Welcome to The Drum’s new series, So You Want My Job? Each week, we’ll be asking the people working in some of the industry’s coolest jobs about how they got where they are. And, along the way, we’ll dig into their philosophies, inspirations, processes and experiences. Hopefully, our interviewees can help inspire you to pursue (or create) a job that’s just as exciting.
With fluctuations in the economy threatening the security of many marketers’ jobs, we have launched a bi-monthly newsletter (Working it Out) to map the trends in the wider jobs market.
Featuring regularly on the newsletter will be our So You Want My Job? series, which this week speaks to Colin Gottlieb, the former Omnicom media boss who is now tasked with ‘putting Lad on the moon’ as social publisher LadBible’s chief growth officer.
What did you want to be when growing up?
As a 60s child, I grew up glued to the telly, watching in awe the Apollo space programme, Thunderbirds and Batman. As a young kid, my imagination was fed concentrated curiosity. Dreaming of landing on the moon, being Scott Tracy and flying TB1 and calling out ’battery to power, turbine to speed’ as I fired up that insane Batmobile. I learned to always ask myself ’why?’, and why the hell not?
That creativity, using your imagination to join seemingly unrelated things to make something that’s cool, is beautiful.
How did you get into the industry?
I never went to university. I started in the business in 1980 as a 19-year-old trainee at Time Buying Services on £2,750 per annum. It was tough – a vertical learning curve.
The big international agencies wouldn’t even see me as small media independents were seen as ’not quite the thing’. Funny how it worked out. The irony today for young talent is information and content creation have never been more available and accessible. Yet for some reason those applying for new roles use very traditional language and zero video. They might post on LinkedIn, but that’s becoming more like Insta.
And how did you get your current job?
Back in 2018, Jonathan Durden, a good friend but someone I respect greatly, asked if I’d lunch with Solly [Solomou, LadBible’s co-founder] because he wanted more revenue from Omnicom Media Group. Having started my own agency with Nick Manning in 1990, I’ve always admired anyone who has the balls and vision to start and successfully build their own business.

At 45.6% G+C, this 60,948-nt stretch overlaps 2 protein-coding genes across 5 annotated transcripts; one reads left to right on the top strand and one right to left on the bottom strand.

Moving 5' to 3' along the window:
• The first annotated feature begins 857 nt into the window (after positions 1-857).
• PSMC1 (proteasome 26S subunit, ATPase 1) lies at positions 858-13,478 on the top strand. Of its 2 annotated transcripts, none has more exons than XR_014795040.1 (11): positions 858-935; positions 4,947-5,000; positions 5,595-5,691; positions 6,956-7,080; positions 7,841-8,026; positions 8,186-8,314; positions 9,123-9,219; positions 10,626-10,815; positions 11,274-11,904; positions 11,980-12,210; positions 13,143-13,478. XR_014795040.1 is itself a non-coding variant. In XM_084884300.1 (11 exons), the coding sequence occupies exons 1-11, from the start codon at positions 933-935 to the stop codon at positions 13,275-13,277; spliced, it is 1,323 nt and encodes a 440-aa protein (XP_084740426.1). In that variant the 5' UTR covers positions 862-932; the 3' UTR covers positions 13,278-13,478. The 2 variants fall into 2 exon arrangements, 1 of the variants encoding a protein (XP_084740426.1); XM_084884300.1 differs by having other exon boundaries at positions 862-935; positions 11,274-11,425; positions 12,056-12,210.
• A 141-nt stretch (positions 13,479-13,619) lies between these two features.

I accepted the invitation easily. I thought it might be good for OMG too – ideas before advertising. I had also started my own Instagram page in 2016 around a deep passion area (not in my name) to better understand social content. I quickly learned that to do social well is really hard – within 60 seconds, you know if your post is going to work or fail miserably, and comments and shares will only happen if your audience is engaged. So curiosity was high with this entity called LadBible Group.
I was deeply impressed with its story and went back to my office with my mind racing. The rest, as they say...
OK, so what do you actually do?
There’s nothing better than coming up with a beautiful idea to solve a fiendishly challenging question. And when you’re part of a wonderful team who all have this mindset, nothing is impossible. As Wayne Gretzky said “skate to where the puck is going to be, not where it has been”.
Do your parents understand what you do?
Yes. My father Ronnie Gottlieb created his own agency in 1960. It was called Progress Advertising. He had some really cool accounts and, as a six-year-old, I loved messing around in the creative department. It was an Aladdin’s cave of art pads, magic markers and cow gum; I caused chaos by drawing over work ready to go to a client. Perhaps it’s why he told me to do ’media’.
And what advice would you offer someone entering the ad industry at this weird time?
2020 has been unprecedented. I’ve worked through three previous recessions and nothing compares to this because it isn’t only a financial crisis.
This touches everything and everyone. But we will emerge from this and what history has shown us is, radical new thinking flourishes after a storm. If you’re entering the business now or you’ve painfully lost your job, keep strong, stay curious, absorb everything, use the time to think and know that, when the sun comes out, there will be a huge release of creative energy. Change is happening. Acceleration is everywhere. Look forward, not downwards. Be ready for it. Because the business you’ve chosen to be in is unbelievably rewarding to those who challenge the status quo.
And you never stop learning. But today, the amount of information available (good and bad) is astonishing and growing, so be very clear about the things you want to learn about, break down the list into bite-sized chunks, be prepared to play the long game and aim to land in a place where there’s a good chance you’ll love what you do (OK, right now that might be impossible, but ultimately always follow your heart).
Above all, follow the advice my first boss gave to me: “Colin, if you don’t understand something because it sounds like bollocks, that’s because it probably is”.
Come back next week for another interesting job talk, and sign up to our jobs newsletter, Working it Out. Last week, Aifric Lennon, a senior project manager and, get this, a ’music and mind researcher’ at MassiveMusic talked us through her role.